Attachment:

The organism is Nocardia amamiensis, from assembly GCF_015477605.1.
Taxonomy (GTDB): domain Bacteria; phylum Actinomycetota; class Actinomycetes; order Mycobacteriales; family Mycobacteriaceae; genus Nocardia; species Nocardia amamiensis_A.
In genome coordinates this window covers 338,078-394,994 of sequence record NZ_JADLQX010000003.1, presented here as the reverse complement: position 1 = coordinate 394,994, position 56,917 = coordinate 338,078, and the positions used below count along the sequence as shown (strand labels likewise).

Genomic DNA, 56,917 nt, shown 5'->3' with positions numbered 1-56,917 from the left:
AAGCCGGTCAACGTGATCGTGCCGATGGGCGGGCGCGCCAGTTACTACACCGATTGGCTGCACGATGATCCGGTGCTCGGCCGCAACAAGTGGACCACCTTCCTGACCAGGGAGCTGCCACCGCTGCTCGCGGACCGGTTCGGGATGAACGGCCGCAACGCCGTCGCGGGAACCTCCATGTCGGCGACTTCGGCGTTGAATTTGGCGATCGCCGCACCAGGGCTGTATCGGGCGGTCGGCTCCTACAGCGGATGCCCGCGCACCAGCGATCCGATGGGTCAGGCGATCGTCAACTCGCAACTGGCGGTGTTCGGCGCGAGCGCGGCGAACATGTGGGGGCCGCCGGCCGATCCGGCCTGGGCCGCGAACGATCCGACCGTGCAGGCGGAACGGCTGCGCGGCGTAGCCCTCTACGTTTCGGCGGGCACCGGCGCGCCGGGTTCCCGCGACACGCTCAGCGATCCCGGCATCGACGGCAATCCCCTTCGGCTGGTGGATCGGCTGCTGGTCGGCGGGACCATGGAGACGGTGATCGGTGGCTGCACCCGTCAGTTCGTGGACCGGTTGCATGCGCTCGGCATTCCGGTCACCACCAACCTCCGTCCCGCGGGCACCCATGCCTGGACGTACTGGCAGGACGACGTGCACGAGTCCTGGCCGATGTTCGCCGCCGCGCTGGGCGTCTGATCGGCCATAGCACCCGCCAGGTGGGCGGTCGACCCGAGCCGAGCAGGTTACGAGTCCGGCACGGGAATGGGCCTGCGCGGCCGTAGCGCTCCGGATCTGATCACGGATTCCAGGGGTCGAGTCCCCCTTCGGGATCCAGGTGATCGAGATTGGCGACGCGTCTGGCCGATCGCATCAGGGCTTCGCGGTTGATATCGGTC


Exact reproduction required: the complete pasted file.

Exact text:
The organism is Nocardia amamiensis, from assembly GCF_015477605.1.
Taxonomy (GTDB): domain Bacteria; phylum Actinomycetota; class Actinomycetes; order Mycobacteriales; family Mycobacteriaceae; genus Nocardia; species Nocardia amamiensis_A.
In genome coordinates this window covers 338,078-394,994 of sequence record NZ_JADLQX010000003.1, presented here as the reverse complement: position 1 = coordinate 394,994, position 56,917 = coordinate 338,078, and the positions used below count along the sequence as shown (strand labels likewise).

Genomic DNA, 56,917 nt, shown 5'->3' with positions numbered 1-56,917 from the left:
AAGCCGGTCAACGTGATCGTGCCGATGGGCGGGCGCGCCAGTTACTACACCGATTGGCTGCACGATGATCCGGTGCTCGGCCGCAACAAGTGGACCACCTTCCTGACCAGGGAGCTGCCACCGCTGCTCGCGGACCGGTTCGGGATGAACGGCCGCAACGCCGTCGCGGGAACCTCCATGTCGGCGACTTCGGCGTTGAATTTGGCGATCGCCGCACCAGGGCTGTATCGGGCGGTCGGCTCCTACAGCGGATGCCCGCGCACCAGCGATCCGATGGGTCAGGCGATCGTCAACTCGCAACTGGCGGTGTTCGGCGCGAGCGCGGCGAACATGTGGGGGCCGCCGGCCGATCCGGCCTGGGCCGCGAACGATCCGACCGTGCAGGCGGAACGGCTGCGCGGCGTAGCCCTCTACGTTTCGGCGGGCACCGGCGCGCCGGGTTCCCGCGACACGCTCAGCGATCCCGGCATCGACGGCAATCCCCTTCGGCTGGTGGATCGGCTGCTGGTCGGCGGGACCATGGAGACGGTGATCGGTGGCTGCACCCGTCAGTTCGTGGACCGGTTGCATGCGCTCGGCATTCCGGTCACCACCAACCTCCGTCCCGCGGGCACCCATGCCTGGACGTACTGGCAGGACGACGTGCACGAGTCCTGGCCGATGTTCGCCGCCGCGCTGGGCGTCTGATCGGCCATAGCACCCGCCAGGTGGGCGGTCGACCCGAGCCGAGCAGGTTACGAGTCCGGCACGGGAATGGGCCTGCGCGGCCGTAGCGCTCCGGATCTGATCACGGATTCCAGGGGTCGAGTCCCCCTTCGGGATCCAGGTGATCGAGATTGGCGACGCGTCTGGCCGATCGCATCAGGGCTTCGCGGTTGATATCGGTC